, Volume 231, Issue 4, pp 737–751 | Cite as

Depression, impulsiveness, sleep, and memory in past and present polydrug users of 3,4-methylenedioxymethamphetamine (MDMA, ecstasy)

  • Lynn TaurahEmail author
  • Chris Chandler
  • Geoff Sanders
Original Investigation



Ecstasy (3,4-methylenedioxymethamphetamine, MDMA) is a worldwide recreational drug of abuse. Unfortunately, the results from human research investigating its psychological effects have been inconsistent.


The present study aimed to be the largest to date in sample size and 5HT-related behaviors; the first to compare present ecstasy users with past users after an abstinence of 4 or more years, and the first to include robust controls for other recreational substances.


A sample of 997 participants (52 % male) was recruited to four control groups (non-drug (ND), alcohol/nicotine (AN), cannabis/alcohol/nicotine (CAN), non-ecstasy polydrug (PD)), and two ecstasy polydrug groups (present (MDMA) and past users (EX-MDMA). Participants completed a drug history questionnaire, Beck Depression Inventory, Barratt Impulsiveness Scale, Pittsburgh Sleep Quality Index, and Wechsler Memory Scale-Revised which, in total, provided 13 psychometric measures.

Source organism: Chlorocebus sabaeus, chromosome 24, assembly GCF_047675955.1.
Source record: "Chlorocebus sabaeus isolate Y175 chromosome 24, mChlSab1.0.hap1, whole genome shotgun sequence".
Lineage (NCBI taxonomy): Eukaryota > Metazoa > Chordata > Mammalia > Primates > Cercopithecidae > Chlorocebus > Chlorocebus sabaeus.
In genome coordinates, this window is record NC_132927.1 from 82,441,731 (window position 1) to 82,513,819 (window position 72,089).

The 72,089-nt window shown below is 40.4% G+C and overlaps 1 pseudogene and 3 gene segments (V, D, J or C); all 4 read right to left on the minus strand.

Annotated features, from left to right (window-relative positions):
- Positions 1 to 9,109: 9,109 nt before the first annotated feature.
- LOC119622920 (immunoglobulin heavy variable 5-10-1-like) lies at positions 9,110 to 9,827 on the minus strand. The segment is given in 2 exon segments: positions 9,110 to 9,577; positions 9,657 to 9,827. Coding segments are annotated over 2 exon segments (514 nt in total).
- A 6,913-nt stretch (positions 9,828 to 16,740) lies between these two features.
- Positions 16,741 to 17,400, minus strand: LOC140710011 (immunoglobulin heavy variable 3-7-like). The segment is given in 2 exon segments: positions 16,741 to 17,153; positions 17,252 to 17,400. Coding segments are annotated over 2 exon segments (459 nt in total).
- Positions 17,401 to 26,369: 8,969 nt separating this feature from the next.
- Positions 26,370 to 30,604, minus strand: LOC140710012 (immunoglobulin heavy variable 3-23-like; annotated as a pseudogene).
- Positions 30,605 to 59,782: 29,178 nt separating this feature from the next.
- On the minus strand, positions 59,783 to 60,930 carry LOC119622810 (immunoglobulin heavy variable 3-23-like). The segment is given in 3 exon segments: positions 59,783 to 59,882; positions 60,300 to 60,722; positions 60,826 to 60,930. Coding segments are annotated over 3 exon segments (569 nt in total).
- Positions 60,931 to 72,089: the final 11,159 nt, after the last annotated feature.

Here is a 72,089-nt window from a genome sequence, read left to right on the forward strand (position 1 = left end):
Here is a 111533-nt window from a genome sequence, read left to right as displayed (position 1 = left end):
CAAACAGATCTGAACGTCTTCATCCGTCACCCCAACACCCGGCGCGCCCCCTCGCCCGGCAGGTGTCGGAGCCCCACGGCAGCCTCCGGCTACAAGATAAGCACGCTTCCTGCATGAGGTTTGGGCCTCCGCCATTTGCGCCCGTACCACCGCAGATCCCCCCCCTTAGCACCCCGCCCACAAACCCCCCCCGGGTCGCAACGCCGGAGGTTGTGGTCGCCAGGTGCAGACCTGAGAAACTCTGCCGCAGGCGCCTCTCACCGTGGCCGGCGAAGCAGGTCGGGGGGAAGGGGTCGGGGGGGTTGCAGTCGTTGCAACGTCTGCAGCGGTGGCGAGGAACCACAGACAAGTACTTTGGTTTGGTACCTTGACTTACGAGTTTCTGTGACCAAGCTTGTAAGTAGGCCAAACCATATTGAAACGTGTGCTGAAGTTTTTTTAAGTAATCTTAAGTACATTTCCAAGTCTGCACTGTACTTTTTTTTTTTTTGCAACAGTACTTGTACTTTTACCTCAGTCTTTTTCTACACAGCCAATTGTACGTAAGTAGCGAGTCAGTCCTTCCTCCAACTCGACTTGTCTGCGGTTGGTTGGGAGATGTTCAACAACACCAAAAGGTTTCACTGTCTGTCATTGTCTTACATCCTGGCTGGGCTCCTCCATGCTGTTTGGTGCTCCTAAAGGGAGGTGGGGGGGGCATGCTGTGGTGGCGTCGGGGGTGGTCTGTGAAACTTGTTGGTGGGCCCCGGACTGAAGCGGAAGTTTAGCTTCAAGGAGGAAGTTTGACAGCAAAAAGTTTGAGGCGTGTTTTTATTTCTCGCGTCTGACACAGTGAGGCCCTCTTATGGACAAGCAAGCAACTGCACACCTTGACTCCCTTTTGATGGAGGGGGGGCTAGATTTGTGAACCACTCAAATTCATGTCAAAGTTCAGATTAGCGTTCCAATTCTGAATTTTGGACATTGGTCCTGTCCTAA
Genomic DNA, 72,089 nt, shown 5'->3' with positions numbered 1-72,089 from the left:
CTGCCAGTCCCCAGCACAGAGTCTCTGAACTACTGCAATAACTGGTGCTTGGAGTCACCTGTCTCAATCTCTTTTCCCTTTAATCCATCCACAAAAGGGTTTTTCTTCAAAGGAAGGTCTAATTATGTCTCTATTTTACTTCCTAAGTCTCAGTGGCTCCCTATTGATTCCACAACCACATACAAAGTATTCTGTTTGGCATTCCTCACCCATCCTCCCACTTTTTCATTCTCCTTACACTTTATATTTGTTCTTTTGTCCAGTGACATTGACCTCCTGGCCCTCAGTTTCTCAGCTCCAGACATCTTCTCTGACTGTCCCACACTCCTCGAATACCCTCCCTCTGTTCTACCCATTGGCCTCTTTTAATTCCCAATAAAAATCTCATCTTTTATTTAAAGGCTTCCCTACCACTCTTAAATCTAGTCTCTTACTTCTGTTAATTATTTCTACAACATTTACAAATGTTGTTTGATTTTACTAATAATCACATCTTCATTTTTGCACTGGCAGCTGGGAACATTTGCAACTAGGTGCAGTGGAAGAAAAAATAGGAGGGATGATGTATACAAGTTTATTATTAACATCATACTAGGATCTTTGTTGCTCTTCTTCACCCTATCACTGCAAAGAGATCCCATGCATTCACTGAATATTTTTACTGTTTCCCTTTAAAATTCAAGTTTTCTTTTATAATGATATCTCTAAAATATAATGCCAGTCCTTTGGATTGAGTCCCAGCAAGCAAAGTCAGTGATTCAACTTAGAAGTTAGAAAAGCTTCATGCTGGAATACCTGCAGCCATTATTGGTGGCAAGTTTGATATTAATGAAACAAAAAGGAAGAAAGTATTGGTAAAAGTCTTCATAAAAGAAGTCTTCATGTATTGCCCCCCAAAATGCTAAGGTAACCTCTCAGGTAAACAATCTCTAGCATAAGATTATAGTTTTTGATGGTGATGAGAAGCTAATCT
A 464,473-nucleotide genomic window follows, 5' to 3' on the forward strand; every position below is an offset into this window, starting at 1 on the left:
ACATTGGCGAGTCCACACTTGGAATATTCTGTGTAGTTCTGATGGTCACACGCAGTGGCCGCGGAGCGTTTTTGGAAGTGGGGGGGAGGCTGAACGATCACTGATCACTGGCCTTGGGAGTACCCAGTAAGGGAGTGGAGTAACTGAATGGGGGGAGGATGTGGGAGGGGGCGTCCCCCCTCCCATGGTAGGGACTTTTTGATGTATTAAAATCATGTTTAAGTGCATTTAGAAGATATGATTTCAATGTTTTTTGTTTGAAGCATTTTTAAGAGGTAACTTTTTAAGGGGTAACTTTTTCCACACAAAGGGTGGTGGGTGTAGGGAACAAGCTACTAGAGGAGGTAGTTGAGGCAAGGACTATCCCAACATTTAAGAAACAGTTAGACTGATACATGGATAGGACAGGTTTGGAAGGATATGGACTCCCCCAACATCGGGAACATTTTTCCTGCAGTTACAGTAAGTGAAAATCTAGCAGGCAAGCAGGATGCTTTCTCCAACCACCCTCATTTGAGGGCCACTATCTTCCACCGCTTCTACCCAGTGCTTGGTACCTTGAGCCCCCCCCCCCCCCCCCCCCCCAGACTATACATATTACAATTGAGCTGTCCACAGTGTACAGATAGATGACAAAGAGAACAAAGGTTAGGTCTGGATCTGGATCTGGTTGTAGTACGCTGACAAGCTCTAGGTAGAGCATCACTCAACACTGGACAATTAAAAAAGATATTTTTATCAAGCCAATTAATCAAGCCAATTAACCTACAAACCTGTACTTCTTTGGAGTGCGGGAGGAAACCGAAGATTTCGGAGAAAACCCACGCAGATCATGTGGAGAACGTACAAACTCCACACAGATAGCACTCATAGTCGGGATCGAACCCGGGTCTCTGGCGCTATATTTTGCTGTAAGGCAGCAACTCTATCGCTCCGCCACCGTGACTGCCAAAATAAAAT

While the CAN and PD groups tended to record greater deficits than the non-drug controls, the MDMA and EX-MDMA groups recorded greater deficits than all the control groups on ten of the 13 psychometric measures. Strikingly, despite prolonged abstinence (mean, 4.98; range, 4–9 years), past ecstasy users showed few signs of recovery. Compared with present ecstasy users, the past users showed no change for ten measures, increased impairment for two measures, and improvement on just one measure.


Given this record of impaired memory and clinically significant levels of depression, impulsiveness, and sleep disturbance, the prognosis for the current generation of ecstasy users is a major cause for concern.


MDMA Ecstasy Present users Past users Prolonged abstinence Depression Impulsiveness Sleep Memory Long-lasting deficits 



The authors declare no conflict of interest and no sources of external funding. The study formed part of a PhD thesis submitted by LT and supervised by CC and GS.


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Copyright information

© Springer-Verlag Berlin Heidelberg 2013

Authors and Affiliations

  1. 1.School of PsychologyLondon Metropolitan UniversityLondonUK
  2. 2.School of Psychology, Faculty of Life Sciences and ComputingLondon Metropolitan UniversityLondonUK

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